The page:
shu and joe

Berlin Biennale

Published on April 9, 2008

The fifth Berlin Biennale, titled “When Things Cast No Shadow,” opened on Friday with the exhibition dispersed among four primary locations: Kunst Werke, the Neue National Galerie, the Schinkel Pavillon and the Skulpturenpark Berlin.

We’ve only made it to two of the sites—KW and the Mies van der Rohe-designed Neue National Galerie—but, thus far, the two most engaging pieces I’ve seen have come out of Asia. First is a series of 53 small black and white photographs by Kohei Yoshiyuki taken in various Tokyo parks during the 1970s is captivating. His subjects are the voyeurs who gather in the parks at night to observe couples engaged in intimate acts. The layers of voyeurism multiply as both Yoshiyuki, the photographer, and you, the viewer, stand in line to peek between the bushes. These photos from more than 30 years ago have received a lot of attention lately—an exhibition of them at Yossi Milo Gallery this past winter was featured in the NY Times and the long-out-of-print catalog of the series has been reprinted by Hatje Cantz.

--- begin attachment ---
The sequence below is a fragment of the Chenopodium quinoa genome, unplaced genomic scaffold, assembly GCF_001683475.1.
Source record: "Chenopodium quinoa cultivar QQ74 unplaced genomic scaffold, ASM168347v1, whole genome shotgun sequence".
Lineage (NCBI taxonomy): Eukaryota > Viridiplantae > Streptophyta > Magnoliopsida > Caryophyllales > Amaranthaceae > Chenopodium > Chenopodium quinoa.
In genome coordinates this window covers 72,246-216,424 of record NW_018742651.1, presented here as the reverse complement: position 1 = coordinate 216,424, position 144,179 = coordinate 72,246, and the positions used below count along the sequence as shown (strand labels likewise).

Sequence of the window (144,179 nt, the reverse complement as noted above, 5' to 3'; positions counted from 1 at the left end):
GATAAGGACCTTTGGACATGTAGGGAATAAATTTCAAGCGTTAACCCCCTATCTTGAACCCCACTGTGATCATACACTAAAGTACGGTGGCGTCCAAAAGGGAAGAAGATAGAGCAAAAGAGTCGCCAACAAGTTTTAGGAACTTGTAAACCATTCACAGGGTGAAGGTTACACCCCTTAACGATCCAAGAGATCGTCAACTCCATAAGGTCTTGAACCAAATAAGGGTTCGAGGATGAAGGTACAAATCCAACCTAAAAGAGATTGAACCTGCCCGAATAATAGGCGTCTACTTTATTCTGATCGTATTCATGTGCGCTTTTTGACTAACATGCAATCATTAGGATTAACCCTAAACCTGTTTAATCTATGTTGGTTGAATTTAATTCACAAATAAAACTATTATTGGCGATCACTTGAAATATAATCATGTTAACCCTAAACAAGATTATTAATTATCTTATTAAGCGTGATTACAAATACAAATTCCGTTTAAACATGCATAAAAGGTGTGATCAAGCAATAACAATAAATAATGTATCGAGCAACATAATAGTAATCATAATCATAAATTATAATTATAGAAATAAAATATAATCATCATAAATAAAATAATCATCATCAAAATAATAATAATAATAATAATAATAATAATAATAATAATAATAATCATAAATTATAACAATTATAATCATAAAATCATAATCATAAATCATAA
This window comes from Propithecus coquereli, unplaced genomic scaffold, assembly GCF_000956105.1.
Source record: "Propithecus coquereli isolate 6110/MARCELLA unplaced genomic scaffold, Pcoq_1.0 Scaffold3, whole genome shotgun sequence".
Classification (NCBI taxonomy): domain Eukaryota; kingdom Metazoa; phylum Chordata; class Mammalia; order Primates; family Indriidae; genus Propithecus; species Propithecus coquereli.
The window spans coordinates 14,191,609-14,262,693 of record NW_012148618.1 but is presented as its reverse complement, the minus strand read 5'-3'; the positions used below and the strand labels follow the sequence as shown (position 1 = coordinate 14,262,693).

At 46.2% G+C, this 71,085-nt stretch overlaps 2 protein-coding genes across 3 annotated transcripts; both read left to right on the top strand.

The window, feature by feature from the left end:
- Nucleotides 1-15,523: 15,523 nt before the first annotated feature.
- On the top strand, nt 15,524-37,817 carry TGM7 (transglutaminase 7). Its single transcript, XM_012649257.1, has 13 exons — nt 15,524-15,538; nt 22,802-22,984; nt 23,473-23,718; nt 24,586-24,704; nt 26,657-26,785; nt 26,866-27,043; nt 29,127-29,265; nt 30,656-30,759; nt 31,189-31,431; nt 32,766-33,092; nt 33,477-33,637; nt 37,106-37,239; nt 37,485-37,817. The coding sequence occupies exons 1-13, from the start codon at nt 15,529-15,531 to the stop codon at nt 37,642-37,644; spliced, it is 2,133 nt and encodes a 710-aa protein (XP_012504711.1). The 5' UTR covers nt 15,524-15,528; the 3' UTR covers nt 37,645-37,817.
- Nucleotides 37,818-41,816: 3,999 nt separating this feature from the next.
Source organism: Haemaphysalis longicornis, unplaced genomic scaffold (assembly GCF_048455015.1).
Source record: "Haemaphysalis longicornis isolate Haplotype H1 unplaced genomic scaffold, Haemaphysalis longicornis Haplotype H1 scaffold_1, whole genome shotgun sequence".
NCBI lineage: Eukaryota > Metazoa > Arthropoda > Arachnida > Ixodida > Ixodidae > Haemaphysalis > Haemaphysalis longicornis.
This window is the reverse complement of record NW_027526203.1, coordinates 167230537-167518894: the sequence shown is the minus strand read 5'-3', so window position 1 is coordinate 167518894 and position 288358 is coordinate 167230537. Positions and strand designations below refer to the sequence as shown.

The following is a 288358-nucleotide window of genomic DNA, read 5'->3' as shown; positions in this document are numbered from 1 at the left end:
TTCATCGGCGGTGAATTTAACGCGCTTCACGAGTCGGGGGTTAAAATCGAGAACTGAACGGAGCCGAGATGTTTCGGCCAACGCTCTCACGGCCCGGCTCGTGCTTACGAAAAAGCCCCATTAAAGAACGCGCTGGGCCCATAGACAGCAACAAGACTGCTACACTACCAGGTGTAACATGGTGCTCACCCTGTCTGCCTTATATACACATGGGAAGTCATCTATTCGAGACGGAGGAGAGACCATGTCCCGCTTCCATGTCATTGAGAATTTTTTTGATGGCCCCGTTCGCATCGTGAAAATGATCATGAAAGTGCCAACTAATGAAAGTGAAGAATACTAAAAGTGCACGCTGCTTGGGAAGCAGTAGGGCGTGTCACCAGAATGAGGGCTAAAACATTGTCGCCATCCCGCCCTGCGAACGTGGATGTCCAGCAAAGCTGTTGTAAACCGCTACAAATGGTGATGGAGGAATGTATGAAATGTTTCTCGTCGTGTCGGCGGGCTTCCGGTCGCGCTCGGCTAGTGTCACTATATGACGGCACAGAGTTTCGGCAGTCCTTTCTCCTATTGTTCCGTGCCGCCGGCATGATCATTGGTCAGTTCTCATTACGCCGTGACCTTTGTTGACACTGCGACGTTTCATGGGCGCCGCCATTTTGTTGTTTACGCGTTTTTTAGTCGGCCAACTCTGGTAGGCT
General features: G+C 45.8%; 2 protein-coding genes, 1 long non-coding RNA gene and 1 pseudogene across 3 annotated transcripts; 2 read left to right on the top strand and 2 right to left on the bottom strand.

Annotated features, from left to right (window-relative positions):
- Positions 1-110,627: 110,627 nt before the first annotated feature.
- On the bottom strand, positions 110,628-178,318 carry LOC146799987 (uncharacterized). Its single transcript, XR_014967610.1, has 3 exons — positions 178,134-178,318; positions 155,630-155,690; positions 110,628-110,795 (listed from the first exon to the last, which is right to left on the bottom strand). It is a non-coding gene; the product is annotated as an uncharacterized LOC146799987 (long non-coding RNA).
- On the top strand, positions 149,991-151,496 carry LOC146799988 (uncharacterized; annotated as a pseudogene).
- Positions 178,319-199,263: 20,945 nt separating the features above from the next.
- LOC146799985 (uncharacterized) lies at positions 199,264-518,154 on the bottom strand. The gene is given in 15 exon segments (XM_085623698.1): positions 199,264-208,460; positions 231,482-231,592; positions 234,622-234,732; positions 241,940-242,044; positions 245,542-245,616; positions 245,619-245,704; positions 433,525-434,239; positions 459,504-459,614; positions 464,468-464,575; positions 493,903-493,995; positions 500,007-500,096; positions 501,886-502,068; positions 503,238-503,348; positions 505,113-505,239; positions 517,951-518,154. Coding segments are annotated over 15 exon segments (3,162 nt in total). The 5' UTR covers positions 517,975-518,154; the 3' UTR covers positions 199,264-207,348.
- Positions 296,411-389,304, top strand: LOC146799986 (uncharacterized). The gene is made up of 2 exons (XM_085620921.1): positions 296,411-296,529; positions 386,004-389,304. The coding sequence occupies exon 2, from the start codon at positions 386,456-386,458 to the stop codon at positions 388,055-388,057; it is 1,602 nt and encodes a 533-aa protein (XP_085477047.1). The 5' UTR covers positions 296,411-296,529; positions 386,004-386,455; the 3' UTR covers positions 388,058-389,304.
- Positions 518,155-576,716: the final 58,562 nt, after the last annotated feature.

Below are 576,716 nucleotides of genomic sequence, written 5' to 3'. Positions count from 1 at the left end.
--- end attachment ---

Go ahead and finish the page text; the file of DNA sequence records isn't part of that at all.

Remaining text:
The second piece that stood out was our friend Zhao Liang’s City Scene (2004-2005), a 23 minute video featuring dramatic and humorous vignettes from everyday life in Beijing. Bike riders running down blind men, villagers hurling bricks at each other, a man dwarfed by tower-block apartments practicing his golf swing amid the urban rubble and a German shepherd mounting a cowering Pekinese dog (irony?) are just a few of the sequences offered in City Scene.


Zhao Liang, City Scene, 2004-2005, video transferred to DVD, 23 min.


From inside Mies’ glass pavilion—the Neue National Galerie.

Filed under: Beijing, Berlin

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